about

about

ecoMOD
eco: ecology; economy
MOD: modular; modern

ecoREMOD
eco: ecology; economy
RE: regenerate; renovate
MOD: modular; modern

Since 2004, the ecoMOD Project at UVA has worked with a variety of affordable housing organizations to create energy efficient and low impact housing units.  The project teams include students and faculty from a variety of disciplines, and collectively they have designed, built and evaluated twelve housing units on eight sites.  In 2007, with the ecoMOD3, we began to work on renovation projects as well, and in 2009 officially launched a sister project, ecoREMOD.

Sustainable residential design has typically been a luxury reserved for the wealthy. The sustainable homes that grace the pages of design magazines are beyond the reach of most Americans. Yet it is individuals at low and moderate-income levels who can truly benefit from the reduced energy, water and maintenance costs associated with environmentally responsible homes.

Sustainable residential design has also been associated with new construction, not the preservation of historic buildings. For sustainable design strategies to a broader impact, they must address new and existing building stock. By embracing older buildings, designers can uphold the legacy of historic buildings and landscapes as agents in shaping community.

The project is engaged in two types of design efforts: ecoMOD projects are newly constructed housing units deploying prefabricated construction strategies and ecoREMOD projects are focused on regenerating and adapting historic buildings. Each ecoMOD unit engages the intersection of sustainable design, affordable housing, and prefabricated construction, while ecoREMOD units do so in historic contexts. ecoMOD XS units are small scale accessory dwelling units to be placed behind or attached to existing homes in urban contexts.

Since the project began in 2004, ecoMOD and ecoREMOD teams have worked with Southside Outreach, People Inc., Falmouth Heritage Renewal, Habitat for Humanity, Piedmont Housing Alliance and the City of Charlottesville to build or renovate homes, and have also developed prototypical unbuilt designs for the non-profits Jefferson Area Board for Aging and Building a Bridge.  The project is directed by faculty members in the University of Virginia School of Architecture and School of Engineering and Applied Science.  Graduate and undergraduate students in a variety of disciplines manage projects and participate in all aspects of ecoMOD.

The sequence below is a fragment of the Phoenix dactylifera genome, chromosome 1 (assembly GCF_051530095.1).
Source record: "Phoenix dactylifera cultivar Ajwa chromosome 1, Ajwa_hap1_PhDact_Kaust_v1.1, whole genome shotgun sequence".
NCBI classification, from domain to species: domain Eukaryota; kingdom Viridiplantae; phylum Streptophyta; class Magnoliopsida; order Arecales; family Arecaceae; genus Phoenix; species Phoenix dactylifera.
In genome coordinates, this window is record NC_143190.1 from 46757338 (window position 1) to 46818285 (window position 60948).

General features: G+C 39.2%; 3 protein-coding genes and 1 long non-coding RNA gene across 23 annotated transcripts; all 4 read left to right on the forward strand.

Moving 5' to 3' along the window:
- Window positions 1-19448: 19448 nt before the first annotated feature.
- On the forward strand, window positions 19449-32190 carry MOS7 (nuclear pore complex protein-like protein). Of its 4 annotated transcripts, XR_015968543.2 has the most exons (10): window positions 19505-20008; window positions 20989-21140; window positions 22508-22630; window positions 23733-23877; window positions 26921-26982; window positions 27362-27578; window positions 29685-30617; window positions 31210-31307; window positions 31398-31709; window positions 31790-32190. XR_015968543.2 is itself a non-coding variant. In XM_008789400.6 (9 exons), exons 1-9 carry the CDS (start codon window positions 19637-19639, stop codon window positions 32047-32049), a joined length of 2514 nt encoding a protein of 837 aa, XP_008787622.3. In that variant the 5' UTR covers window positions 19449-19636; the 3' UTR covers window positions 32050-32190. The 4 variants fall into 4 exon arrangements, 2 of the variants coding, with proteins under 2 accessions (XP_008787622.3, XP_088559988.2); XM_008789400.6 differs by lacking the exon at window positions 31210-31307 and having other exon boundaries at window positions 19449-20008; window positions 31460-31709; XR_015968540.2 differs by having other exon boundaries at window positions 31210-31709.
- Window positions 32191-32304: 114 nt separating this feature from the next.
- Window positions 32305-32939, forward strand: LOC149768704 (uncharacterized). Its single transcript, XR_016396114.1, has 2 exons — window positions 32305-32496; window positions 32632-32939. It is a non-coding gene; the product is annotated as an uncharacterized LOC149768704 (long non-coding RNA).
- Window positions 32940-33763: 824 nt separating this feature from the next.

The ecoMOD teams, typically made up of architecture, engineering, landscape architecture, historic preservation, planning, business, environmental science and economics students, participate actively in the design, construction and evaluation phases of the project.  Over 400 students have participated since 2004.

ecoMOD was established to build on the University of Virginia’s participation in the 2002 Solar Decathlon Competition, sponsored by the U.S. Department of Energy.  The UVA team’s design – known as the Trojan Goat – won 1st Place in the Architecture and Energy Balance categories, and took 2nd Place overall. Since the inception of the project in 2004, the project has worked with various housing organizations and non-profits to build and develop prototypes. After the successful renovation of ecoMOD3’s historic house, ecoMOD branched out to include ecoREMOD.

The design process is embedded in the belief that some practices within current conventional housing construction can be accepted, while others must be directly challenged.